FIG. 1 is a perspective view, partially cut away of a first embodiment of the invention.
FIG. 2 is a top plan view of a second embodiment of the invention.
FIG. 3 is a bottom plan view of the FIG. 2 embodiment.
FIG. 4 is a detail of the frame of the FIG. 2 embodiment.
FIG. 5 is a detail of the corner of the FIG. 4 frame.
FIG. 6 is a cross section of the FIG. 2 embodiment.
FIG. 7 is a cross section of the FIG. 2 embodiment, showing an alternative for placement and covering of the frame.
FIG. 8 is a detail of the corner of the FIG. 4 frame adapted for use with a quick release fastener.
FIG. 9 is a partial cross section of the blanket mounted to a structure.
For purposes of illustration, a flat rectangular blanket about two feet square and about an inch thick is shown, although blankets of any size can be made in accordance with the invention. The illustrated embodiment is particularly suitable for launch vehicle use, although blankets constructed according to the invention can be made for any insulating application, with appropriate choice of materials. For example, blankets according to the present invention could be used in industrial applications, such as those involved with furnaces or kilns, or to insulate the interior of commercial aircraft.
Referring to the Figures, an insulating blanket 10 according to a preferred embodiment of the invention is suitable for use as advanced flexible reusable surface insulation (AFRSI) on a reusable launch vehicle. For launch vehicle use, the materials used are chosen for high heat resistance and low weight. The blanket 10 preferably is made of a low density ceramic batting 12 of a material such as silica or alumina. Such a batting is available commercially, for example the batting sold under the trade name SAFFIL by ICI. A cover 14 made of a ceramic woven material such as that sold by 3M Corporation under the trade name NEXTEL 312 or NEXTEL 440 is disposed around the batting 12. The blanket 10 is quilted or stitched together with ceramic thread 16 such as NEXTEL 440 sewing thread (also available from 3M Corporation). In the illustrated embodiment, a square quilting pattern is used.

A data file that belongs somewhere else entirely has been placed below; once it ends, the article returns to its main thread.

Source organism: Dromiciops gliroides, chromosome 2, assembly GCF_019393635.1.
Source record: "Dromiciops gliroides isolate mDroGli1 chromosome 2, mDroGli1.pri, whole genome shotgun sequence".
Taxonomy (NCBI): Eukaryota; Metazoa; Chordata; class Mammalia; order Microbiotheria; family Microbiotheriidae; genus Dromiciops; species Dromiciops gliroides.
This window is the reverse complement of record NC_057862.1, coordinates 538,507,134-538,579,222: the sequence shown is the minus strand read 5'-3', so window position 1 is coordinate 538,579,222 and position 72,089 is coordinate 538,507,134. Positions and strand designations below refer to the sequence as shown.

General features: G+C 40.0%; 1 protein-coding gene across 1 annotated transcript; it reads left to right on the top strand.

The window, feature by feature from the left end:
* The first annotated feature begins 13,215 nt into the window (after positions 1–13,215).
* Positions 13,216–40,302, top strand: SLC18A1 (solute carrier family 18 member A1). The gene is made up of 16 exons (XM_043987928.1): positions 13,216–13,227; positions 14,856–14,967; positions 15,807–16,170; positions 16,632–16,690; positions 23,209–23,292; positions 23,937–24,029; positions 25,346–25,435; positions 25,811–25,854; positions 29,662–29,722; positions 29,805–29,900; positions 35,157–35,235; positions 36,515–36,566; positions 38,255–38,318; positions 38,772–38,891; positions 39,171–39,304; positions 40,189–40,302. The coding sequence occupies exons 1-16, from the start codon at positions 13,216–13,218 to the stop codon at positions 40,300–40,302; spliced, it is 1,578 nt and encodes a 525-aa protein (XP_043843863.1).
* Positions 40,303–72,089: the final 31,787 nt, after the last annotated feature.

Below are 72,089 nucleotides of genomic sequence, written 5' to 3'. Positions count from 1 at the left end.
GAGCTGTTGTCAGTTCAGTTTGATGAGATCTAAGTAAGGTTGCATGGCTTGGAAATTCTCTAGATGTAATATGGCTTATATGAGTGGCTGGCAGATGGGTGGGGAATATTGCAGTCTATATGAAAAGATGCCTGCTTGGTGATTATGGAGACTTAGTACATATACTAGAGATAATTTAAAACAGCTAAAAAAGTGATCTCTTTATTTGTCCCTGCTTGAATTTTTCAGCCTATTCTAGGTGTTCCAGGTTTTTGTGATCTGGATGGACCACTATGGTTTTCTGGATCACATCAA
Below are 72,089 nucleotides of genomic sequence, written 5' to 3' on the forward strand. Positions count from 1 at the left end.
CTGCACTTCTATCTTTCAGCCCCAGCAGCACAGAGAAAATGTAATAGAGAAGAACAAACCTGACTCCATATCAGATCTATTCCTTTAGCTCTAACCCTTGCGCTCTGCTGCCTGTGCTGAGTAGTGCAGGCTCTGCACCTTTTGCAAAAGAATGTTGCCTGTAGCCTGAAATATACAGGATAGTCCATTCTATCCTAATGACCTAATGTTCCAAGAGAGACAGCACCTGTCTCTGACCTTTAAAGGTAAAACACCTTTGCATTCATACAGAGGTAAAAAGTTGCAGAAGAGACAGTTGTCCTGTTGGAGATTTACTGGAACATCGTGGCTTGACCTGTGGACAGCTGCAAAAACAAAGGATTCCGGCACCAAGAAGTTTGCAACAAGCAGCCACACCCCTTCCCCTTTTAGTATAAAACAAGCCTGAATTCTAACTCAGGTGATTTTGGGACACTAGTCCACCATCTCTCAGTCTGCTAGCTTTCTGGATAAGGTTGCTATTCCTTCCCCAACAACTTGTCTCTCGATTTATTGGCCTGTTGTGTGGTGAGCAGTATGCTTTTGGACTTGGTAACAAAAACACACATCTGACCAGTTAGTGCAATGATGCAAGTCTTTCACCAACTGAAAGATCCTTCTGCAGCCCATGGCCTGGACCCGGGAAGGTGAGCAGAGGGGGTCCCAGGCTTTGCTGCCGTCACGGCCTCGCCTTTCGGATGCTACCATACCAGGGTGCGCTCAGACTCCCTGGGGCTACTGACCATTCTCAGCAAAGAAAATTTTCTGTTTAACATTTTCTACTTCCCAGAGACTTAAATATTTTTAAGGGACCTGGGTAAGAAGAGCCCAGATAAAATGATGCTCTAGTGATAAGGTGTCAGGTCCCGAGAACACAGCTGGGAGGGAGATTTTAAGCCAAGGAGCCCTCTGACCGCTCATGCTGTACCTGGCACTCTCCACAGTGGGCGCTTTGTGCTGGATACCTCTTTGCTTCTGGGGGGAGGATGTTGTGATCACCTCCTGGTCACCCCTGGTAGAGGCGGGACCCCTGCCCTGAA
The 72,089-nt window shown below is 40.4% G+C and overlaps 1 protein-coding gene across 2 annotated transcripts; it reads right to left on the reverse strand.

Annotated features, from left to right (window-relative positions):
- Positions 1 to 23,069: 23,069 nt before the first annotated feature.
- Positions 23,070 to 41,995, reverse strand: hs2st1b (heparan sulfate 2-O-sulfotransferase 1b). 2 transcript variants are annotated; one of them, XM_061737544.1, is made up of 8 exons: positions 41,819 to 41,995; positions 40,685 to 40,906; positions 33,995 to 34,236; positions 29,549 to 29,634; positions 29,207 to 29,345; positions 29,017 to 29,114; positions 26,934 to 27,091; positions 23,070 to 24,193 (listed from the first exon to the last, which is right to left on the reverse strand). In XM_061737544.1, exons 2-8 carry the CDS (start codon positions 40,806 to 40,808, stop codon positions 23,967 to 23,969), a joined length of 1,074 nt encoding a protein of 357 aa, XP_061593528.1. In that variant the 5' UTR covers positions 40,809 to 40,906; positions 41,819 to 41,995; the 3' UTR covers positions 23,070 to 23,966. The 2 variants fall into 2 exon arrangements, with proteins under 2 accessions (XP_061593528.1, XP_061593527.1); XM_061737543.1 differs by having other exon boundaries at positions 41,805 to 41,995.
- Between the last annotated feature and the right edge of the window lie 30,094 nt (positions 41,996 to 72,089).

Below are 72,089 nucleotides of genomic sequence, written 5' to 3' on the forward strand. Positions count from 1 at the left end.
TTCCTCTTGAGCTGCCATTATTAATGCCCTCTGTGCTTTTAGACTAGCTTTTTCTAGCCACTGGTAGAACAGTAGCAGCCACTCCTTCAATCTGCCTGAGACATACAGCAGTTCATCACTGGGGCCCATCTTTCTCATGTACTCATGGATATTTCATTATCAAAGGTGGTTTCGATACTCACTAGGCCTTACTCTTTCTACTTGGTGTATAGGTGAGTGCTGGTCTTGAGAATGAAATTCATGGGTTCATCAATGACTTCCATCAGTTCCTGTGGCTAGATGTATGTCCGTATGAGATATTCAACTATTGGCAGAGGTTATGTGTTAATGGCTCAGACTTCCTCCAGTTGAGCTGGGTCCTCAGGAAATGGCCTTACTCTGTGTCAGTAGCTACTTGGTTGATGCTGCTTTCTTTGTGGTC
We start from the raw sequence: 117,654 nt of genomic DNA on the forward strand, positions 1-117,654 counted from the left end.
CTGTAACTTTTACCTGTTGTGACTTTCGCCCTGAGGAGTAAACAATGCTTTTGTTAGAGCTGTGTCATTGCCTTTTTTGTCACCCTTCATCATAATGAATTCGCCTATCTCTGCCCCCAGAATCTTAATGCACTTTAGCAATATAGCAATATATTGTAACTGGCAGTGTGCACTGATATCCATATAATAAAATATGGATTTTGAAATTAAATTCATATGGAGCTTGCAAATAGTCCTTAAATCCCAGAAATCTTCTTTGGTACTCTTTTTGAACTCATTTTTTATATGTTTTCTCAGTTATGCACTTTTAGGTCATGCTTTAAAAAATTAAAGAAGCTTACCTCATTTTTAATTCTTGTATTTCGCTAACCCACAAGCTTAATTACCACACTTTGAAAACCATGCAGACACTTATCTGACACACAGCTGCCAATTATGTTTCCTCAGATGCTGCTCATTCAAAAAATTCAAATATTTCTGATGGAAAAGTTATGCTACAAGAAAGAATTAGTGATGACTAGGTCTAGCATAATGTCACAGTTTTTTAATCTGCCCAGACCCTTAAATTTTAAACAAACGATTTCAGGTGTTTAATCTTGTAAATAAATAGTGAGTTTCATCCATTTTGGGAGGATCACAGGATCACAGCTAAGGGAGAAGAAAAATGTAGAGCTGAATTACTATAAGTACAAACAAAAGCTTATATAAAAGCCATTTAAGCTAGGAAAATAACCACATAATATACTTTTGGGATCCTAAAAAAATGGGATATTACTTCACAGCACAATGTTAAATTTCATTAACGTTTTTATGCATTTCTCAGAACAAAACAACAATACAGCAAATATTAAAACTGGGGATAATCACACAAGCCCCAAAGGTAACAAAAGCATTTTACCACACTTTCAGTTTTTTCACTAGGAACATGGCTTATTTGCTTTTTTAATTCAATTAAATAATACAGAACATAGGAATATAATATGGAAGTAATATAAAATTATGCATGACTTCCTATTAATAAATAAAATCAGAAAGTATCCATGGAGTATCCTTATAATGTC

Referring to FIG. 1, a frame 20 is disposed along the bottom of the batting 12 in proxrmity to the perimeter of the blanket 10. If the overall size of the blanket 10 is large enough to require additional support, a cross-brace 22 across the width of the frame 20 may be provided.
The frame 20 shown in FIG. 1 is constructed of tubing with a rectangular cross section. FIGS. 2-8 show a preferred embodiment of the frame 24, in which 0.25 inch circular cross-section hollow titanium tubing is used. Titanium is preferable for its light weight and ability to withstand high temperatures. Framing cross section and tubing wall thickness is preferably chosen for the desired heating and stiffness characteristics. A larger cross section provides more stiffness but displaces more batting. The 0.25 inch circular tube size is advantageous for launch vehicle use because it allows for sufficient stiffness while not displacing so much batting as to cause undesirable excessive heating of the frame. FIG. 4 shows the frame 24 with a cross brace 26. Right angle plates 28 are secured to the tubing at elbows 27 forming the frame corners by welding, riveting or other means, to hold the frame in the desired shape. The cross bar 26 is secured in tees (not shown) with similar corner plates. Stainless steel tubing elbows, tees and corner plates are acceptable for launch vehicle use.